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A Rising Choir for More Integrated Perspectives

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  • Kshama Sawant
  • pope francis
  • Philip Shepherd

We love economic growth, but we fail to make the connections between GDP and televised images of Chinese citizens wearing face masks because of the deadly smog in Shanghai. We hang our hopes on monthly job reports, but we fail to ask how many are at or below the poverty level. We hail 30% returns in the stock market, but choose to ignore or deny that those returns come from companies that are exhausting, if not abusing, their natural and human resources. We say things like, “When you invest, you have to leave your emotions at the door.” And, “It doesn’t matter unless you can measure it.” Why are we so sure about that?

We live our lives in the clutches of this fundamentalism. Not religious fundamentalism or political fundamentalism, but something just as powerful and insidious – financial fundamentalism! We are mesmerized by numbers. We are addicted to measurement. We rejoice when averages rise and moan when they fall, without really examining the stories behind the numbers. We embrace the gospel of more here and now, without worrying about the consequences later or elsewhere.

Thankfully, we seem to be waking up. People are speaking up, articulating their deep awareness of the complexity and connectedness of our lives and the decisions we make. It is fascinating and exhilarating to witness and join as these voices turn into a choir. Here are three voices I’m looking forward to hearing more from this year:

Janet Yellen

Our new Federal Reserve Board ChairWOMAN didn’t get to where she is by being an extremist, so we should not expect radical changes from the Fed under her watch. That said, she is different from her two most recent predecessors, Greenspan and Bernanke, and she brings a new perspective to the position—as a woman, as a Democrat, and as a Keynesian.

Says Gillian Tett of the Financial Times, speaking with Judy Woodruff on the PBS NewsHour:

“ … the key thing to understand about Janet Yellen … is that she's not just the first woman to hold this post, which is remarkable, but she's one of the first Keynesians to actually hold that post. She is someone who really cares a lot about the human face of economics. And as she herself has said many times, for her, unemployment is not just had a bunch of statistics. It's also very much about human lives.”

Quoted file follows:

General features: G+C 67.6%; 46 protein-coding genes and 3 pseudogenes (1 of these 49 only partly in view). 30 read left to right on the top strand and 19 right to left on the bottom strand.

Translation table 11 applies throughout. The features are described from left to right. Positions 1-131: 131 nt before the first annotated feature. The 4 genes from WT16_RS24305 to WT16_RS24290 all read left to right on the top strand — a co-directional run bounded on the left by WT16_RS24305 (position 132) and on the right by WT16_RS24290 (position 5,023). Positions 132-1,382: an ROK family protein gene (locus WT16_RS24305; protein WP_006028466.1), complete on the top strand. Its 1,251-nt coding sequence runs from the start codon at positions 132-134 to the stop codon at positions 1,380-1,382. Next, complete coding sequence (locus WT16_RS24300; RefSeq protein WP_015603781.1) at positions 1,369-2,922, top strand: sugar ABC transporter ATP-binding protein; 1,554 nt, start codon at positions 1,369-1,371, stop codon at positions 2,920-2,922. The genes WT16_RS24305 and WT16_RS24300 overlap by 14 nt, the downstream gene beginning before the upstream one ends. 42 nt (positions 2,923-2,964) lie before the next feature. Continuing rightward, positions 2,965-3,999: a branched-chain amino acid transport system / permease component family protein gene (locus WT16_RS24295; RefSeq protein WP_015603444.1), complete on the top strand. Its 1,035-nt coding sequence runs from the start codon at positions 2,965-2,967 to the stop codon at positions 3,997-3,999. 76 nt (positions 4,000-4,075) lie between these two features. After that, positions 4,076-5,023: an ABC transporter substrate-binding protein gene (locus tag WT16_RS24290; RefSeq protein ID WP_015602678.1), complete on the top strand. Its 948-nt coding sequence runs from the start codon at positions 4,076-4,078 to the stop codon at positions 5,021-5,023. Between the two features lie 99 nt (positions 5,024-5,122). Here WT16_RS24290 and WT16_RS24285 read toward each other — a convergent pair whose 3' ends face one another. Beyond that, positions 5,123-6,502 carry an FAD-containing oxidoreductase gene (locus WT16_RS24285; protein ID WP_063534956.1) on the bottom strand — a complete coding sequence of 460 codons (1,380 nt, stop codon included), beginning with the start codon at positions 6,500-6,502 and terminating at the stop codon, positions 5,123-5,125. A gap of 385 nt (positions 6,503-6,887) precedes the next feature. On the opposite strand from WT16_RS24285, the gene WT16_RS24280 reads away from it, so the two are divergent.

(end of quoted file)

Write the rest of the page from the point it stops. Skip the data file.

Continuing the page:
Kshama Sawant

In Seattle we have elected a Socialist to our City Council. Like Janet Yellen, Kshama Sawant holds a doctorate in economics, and I’d like to believe that the two of them would have a constructive conversation if they ever sat down together to talk completely off the record. That said, we’ll hear a much different public voice from Sawant than from Yellen. Both are important, but, frankly, I am really happy to be here in Seattle to witness and participate in the move to raise our minimum wage to $15 per hour. It was really quite thrilling to hear Sawant crying out for employee ownership of Boeing’s manufacturing plants, and to hear her suggest that, if Boeing wants to take its business elsewhere, we could just start making equipment for public transportation. In a city with a long and venerable history of labor activism and advocacy, there is a real possibility that Sawant could catalyze a revival of commitment to the rights of workers.

Pope Francis

Of course, there’s The Pope. It was personally affirming to hear his response to a question about gay people. “Who am I to judge?”, he said. Coming from the leader of the Catholic church, that’s quite a statement, even though common sense would lead us to ask what the big deal is. The Pope’s voice matters, and he has been using it since his inauguration.

In a recent profile in The New Yorker, James Carroll had this to say about Pope Francis:

“If, as Pope, Francis has tempered his opinions on matters of sexual morality, his advocacy for the poor has become even more acute. In last month’s exhortation, Francis expanded his critique of the world economy: ‘In this system, which tends to devour everything which stands in the way of increased profits, whatever is fragile, like the environment, is defenseless before the interests of a deified market, which becomes the only rule.’ This problem is fundamental to every problem: ‘Inequality eventually engenders a violence which recourse to arms cannot and never will be able to resolve.’“


And let’s not forget those voices in our own selves that are just waiting to be expressed and affirmed. I recommend two resources to help us cultivate our creative intuition and wider intelligence.

I am reading a book called New Self, New World. The author, Philip Shepherd, describes a fully autonomous brain that is located in the belly and functions differently than the head. We are culturally conditioned to live in our heads, the center of doing and acquiring, but we have a choice—we can choose to be more feminine, connected, and integrated. This book is helping me bring the voice of being and integration to the world of money and finance, a place where they have been marginalized and dismissed.

You may have heard of Drawing on the Right Side of the Brain because the original book was published in 1979. I recently decided to work my way through the book and am loving the whole process! One thing in particular—as I find myself drawing, I experience sparks of insight, new ideas, and new ways of expressing ideas. I now keep my “work” notebook right next to me as I draw. It turns out that the voice of my Right Brain comes in very handy as an ally in my journey away from financial fundamentalism to alignment, balance, and oneness.

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